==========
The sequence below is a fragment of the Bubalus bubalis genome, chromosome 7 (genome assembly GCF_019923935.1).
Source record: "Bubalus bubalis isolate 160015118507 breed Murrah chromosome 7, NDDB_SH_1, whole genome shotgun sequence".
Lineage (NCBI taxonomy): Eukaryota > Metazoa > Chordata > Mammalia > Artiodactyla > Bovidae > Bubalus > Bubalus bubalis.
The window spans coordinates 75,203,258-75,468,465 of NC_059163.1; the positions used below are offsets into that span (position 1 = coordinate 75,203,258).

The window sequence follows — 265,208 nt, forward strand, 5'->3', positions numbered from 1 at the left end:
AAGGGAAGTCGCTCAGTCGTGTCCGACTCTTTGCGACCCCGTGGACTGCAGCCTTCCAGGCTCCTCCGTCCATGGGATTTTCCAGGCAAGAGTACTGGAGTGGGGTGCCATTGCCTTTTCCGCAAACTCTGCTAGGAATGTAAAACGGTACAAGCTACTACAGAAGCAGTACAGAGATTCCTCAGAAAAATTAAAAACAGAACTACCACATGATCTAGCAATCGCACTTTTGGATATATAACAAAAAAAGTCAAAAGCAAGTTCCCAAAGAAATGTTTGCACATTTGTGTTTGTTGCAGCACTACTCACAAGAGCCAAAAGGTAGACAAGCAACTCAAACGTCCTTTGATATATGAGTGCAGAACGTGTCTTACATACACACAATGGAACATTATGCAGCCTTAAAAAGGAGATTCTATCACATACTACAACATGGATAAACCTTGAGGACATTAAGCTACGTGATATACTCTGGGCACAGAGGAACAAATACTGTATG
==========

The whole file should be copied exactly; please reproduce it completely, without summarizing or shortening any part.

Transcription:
The sequence below is a fragment of the Bubalus bubalis genome, chromosome 7 (genome assembly GCF_019923935.1).
Source record: "Bubalus bubalis isolate 160015118507 breed Murrah chromosome 7, NDDB_SH_1, whole genome shotgun sequence".
Lineage (NCBI taxonomy): Eukaryota > Metazoa > Chordata > Mammalia > Artiodactyla > Bovidae > Bubalus > Bubalus bubalis.
The window spans coordinates 75,203,258-75,468,465 of NC_059163.1; the positions used below are offsets into that span (position 1 = coordinate 75,203,258).

The window sequence follows — 265,208 nt, forward strand, 5'->3', positions numbered from 1 at the left end:
AAGGGAAGTCGCTCAGTCGTGTCCGACTCTTTGCGACCCCGTGGACTGCAGCCTTCCAGGCTCCTCCGTCCATGGGATTTTCCAGGCAAGAGTACTGGAGTGGGGTGCCATTGCCTTTTCCGCAAACTCTGCTAGGAATGTAAAACGGTACAAGCTACTACAGAAGCAGTACAGAGATTCCTCAGAAAAATTAAAAACAGAACTACCACATGATCTAGCAATCGCACTTTTGGATATATAACAAAAAAAGTCAAAAGCAAGTTCCCAAAGAAATGTTTGCACATTTGTGTTTGTTGCAGCACTACTCACAAGAGCCAAAAGGTAGACAAGCAACTCAAACGTCCTTTGATATATGAGTGCAGAACGTGTCTTACATACACACAATGGAACATTATGCAGCCTTAAAAAGGAGATTCTATCACATACTACAACATGGATAAACCTTGAGGACATTAAGCTACGTGATATACTCTGGGCACAGAGGAACAAATACTGTATG